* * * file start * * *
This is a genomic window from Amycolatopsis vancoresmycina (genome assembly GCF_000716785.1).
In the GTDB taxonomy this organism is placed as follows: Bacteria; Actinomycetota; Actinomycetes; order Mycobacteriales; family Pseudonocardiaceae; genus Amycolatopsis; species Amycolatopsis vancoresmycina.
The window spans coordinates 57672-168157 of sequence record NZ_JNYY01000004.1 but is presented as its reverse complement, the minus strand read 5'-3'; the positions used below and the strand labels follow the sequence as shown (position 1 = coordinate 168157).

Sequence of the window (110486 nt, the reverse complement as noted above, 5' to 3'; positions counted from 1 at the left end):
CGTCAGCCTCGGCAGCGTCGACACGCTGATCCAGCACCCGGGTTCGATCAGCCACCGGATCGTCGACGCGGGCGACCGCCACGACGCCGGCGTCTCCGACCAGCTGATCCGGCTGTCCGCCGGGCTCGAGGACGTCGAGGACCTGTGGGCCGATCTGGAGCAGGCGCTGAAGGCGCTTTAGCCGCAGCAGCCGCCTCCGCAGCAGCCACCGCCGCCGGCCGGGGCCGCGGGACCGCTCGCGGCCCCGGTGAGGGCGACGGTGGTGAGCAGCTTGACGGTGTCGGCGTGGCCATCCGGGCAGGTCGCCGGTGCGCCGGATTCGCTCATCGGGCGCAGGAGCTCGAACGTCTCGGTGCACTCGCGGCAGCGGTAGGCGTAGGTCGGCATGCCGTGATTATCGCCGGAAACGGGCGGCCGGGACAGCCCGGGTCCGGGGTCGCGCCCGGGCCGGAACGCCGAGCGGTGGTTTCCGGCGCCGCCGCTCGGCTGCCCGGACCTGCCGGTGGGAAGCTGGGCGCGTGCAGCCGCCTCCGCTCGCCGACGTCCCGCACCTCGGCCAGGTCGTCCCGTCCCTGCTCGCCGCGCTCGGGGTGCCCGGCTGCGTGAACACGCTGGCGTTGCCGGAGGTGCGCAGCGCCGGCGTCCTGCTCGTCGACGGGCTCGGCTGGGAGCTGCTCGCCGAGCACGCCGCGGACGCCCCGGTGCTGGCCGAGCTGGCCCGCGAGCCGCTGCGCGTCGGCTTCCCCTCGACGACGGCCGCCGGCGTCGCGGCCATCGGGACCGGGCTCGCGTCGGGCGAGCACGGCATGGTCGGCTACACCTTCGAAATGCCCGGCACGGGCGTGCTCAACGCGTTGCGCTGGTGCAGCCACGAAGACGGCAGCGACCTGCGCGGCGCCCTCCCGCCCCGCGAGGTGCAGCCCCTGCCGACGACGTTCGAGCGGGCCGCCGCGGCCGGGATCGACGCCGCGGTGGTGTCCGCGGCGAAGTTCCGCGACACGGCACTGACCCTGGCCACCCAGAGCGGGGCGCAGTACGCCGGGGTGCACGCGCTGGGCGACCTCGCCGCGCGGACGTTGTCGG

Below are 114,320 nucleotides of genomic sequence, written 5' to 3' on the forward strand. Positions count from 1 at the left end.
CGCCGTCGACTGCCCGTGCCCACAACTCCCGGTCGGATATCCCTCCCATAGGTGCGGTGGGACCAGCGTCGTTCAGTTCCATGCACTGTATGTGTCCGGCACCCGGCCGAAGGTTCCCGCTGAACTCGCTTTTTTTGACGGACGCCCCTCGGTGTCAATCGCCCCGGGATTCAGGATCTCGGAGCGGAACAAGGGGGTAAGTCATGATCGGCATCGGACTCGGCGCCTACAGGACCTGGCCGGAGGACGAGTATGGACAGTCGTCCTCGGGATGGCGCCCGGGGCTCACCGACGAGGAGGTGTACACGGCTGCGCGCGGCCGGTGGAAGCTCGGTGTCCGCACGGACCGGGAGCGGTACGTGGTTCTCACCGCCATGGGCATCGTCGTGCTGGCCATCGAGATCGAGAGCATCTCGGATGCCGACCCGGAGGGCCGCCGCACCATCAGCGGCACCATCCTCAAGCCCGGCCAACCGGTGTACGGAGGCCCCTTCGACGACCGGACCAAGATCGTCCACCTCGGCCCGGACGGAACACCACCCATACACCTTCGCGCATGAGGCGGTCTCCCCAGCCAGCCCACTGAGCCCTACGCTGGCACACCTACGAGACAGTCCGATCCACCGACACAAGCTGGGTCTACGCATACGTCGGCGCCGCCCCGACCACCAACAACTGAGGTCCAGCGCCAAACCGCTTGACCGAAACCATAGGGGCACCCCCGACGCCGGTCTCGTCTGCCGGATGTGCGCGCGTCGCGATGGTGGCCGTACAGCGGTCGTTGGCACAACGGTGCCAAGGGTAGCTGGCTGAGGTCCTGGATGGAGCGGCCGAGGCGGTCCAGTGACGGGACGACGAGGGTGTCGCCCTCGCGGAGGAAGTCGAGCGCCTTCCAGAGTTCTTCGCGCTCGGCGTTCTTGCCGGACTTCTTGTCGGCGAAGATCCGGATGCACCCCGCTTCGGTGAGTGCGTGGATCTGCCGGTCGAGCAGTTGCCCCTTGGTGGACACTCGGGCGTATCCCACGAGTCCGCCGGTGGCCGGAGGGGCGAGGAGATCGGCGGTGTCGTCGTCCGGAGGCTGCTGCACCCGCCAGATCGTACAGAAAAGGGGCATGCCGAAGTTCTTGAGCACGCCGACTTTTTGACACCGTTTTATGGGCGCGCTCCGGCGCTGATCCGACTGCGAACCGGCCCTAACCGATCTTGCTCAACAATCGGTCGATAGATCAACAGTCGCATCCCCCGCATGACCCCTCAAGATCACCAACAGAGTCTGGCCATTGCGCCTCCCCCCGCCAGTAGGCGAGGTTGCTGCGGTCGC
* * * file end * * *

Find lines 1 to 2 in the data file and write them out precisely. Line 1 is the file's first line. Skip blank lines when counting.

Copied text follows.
This is a genomic window from Amycolatopsis vancoresmycina (genome assembly GCF_000716785.1).
In the GTDB taxonomy this organism is placed as follows: Bacteria; Actinomycetota; Actinomycetes; order Mycobacteriales; family Pseudonocardiaceae; genus Amycolatopsis; species Amycolatopsis vancoresmycina.